Health Secretary Andrew Lansley has urged Liberal Democrats to back the Government’s controversial NHS reforms as he announced plans to spend almost £40 million improving Midland hospitals.
Speaking to the Birmingham Post, he said Lib Dems should “take pride” in being part of a Government which backed the health service.
And hitting back at critics of the health reforms, he insisted: “This Coalition Government believes in the NHS, and we will stand by it to protect it for future generations.”
Ministers have been forced to accept yet more amendments to the Health and Social Care Bill, in a bid to avoid a grass-roots revolt against Lib Dem leader Nick Clegg, the Deputy Prime Minister.
Measures to limit the number of private patients hospitals can treat were added to the Bill as it returned to the House of Lords.
Mr Lansley said the Coalition government had succeeded in cutting unnecessary costs in the NHS, for example by saving money on an IT programme, and ploughing the cash back into measures which will benefit patients directly.
Liberal Democrat activists should support the Government’s health reforms, he said.
“I hope they will be able to take pride in the fact that it’s a Coalition government who said they would increase NHS budget – it’s going to go up by £12.5 billion over four years – that we are a government that said we were going to put a stop to wasteful and pointless expenditures in the past.
“One of the things we came in to do – which the Liberal Democrats were [also] very clear about in their manifesto – was not proceeding in the same way with the NHS IT programme. And that is releasing resources.
“And they no doubt also will be able to take pride in the fact that this is part of a process of modernisation across the NHS.”
Savings have allowed the Government to find £330 million for capital improvements throughout the NHS.
They include £3.2 million for maternity services at Birmingham Women’s Hospital. The cash will contribute to improvements allowing an extra 650 babies to be born at the hospital every year, bringing the total up to 8,000.
There will be a new four-bed recovery area for mothers as well as an eight-bed induction suite for births which need to be induced.
A new high-dependency triage room will ensure new-borns get the best possible treatment. There will also be a new purpose-built fetal medicine department.
And the hospital will also be creating 20 new midwives posts, two new doctors and one new consultant post.
Another £35 million has been found to pay for a new women and children’s unit for consultant-led maternity services at the Princess Royal Hospital in Telford, Shropshire, and to provide new facilities for inpatient acute general surgery at the Royal Hospital in nearby Shrewsbury, which is run by the same NHS trust.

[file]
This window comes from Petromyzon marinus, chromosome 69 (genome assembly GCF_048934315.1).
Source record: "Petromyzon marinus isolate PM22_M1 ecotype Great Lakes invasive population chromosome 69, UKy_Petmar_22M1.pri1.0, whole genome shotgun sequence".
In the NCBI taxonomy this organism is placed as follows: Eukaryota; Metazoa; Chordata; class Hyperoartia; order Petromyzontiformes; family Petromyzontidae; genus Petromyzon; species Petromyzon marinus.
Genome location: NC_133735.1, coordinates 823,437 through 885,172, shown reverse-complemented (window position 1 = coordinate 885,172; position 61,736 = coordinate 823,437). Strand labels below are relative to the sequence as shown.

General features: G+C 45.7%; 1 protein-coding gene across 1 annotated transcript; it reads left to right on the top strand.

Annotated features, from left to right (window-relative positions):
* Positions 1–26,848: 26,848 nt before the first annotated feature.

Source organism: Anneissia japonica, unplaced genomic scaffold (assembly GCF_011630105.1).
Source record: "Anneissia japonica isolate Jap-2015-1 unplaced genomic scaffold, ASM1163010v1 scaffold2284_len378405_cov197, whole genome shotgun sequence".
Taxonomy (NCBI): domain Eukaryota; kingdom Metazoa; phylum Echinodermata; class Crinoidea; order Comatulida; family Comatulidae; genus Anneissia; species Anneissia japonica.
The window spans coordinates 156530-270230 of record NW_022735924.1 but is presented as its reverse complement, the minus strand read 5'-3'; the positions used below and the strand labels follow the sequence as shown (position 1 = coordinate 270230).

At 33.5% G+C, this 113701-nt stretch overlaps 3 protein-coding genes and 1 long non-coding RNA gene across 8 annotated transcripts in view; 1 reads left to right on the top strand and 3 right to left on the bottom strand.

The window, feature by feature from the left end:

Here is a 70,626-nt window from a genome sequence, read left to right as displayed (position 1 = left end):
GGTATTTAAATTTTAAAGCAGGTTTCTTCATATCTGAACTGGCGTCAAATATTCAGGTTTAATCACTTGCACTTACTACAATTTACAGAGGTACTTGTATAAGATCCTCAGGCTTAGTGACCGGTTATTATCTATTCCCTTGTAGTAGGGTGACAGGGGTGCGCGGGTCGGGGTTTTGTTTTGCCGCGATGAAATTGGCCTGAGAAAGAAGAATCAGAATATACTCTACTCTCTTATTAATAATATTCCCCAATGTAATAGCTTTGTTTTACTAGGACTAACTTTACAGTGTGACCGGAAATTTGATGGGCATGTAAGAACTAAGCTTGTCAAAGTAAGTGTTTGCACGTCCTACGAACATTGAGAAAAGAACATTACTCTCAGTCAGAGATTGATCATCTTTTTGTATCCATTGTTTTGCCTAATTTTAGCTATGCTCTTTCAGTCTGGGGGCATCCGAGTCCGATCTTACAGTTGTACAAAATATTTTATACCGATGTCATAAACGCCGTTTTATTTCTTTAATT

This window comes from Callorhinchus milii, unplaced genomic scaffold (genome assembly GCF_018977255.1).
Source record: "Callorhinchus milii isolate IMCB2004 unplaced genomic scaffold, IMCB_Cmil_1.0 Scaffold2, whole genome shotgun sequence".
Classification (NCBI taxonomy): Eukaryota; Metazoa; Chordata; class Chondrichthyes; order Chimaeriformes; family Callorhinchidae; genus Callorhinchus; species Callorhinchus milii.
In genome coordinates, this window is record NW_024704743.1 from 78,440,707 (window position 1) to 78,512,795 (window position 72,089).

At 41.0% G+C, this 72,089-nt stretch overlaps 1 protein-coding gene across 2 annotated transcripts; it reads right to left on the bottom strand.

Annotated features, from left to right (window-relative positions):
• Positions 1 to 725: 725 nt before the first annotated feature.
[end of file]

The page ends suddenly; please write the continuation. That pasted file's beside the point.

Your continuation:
The Health Bill would cut the cost of administration by £1.5 billion a year – allowing more money to go into healthcare, Mr Lansley said.
“Trusts in Birmingham are receiving an extra £55,309,000 in funding next year. Money that is going straight to the frontline.
“After years of Labour’s bloated NHS bureaucracy, we’ve cut the number of managers by 5,800 and increased the number of doctors by over 4,000. Across the country, every single penny of efficiencies is being reinvested into frontline services, putting you the patient back at the heart of the NHS and giving more power to doctors and nurses.”
He added: “It is the Coalition that has made this scheme possible. And it will make a huge difference to patients. I am proud to be part of a Government that understands how important the NHS is to this country, and that refuses to make the sick pay for Labour’s debt crisis.”
But the challenge facing the Conservatives when it comes to convincing the public was highlighted by an Ipsos Mori poll for the Health Service Journal which put Labour 18 points ahead of the Tories as the party with the best policies on healthcare.
Dan Wellings, head of public health at Ipsos Mori said: “The Conservatives worked hard in opposition to make inroads into Labour’s stronghold of health policy.
“However, since being in government and overseeing the start of major reforms to the NHS, this has been reversed as Labour have once again extended their lead over the Conservatives among the public on having the best health policies.”
Labour is making the most of the Coalition’s difficulties by appealing directly to Lib Dem activists and urging them to rebel against the Health Bill - and their party leader.
Shadow health secretary Andy Burnham said: “Lib Dem activists will not be convinced by Nick Clegg’s posturing and face-saving amendments. Labour is making a genuine appeal to Liberal Democrats who feel the same as we do: stand firm and stand up for the NHS.
“Together, between us, we have the power to stop this Bill and save our NHS.”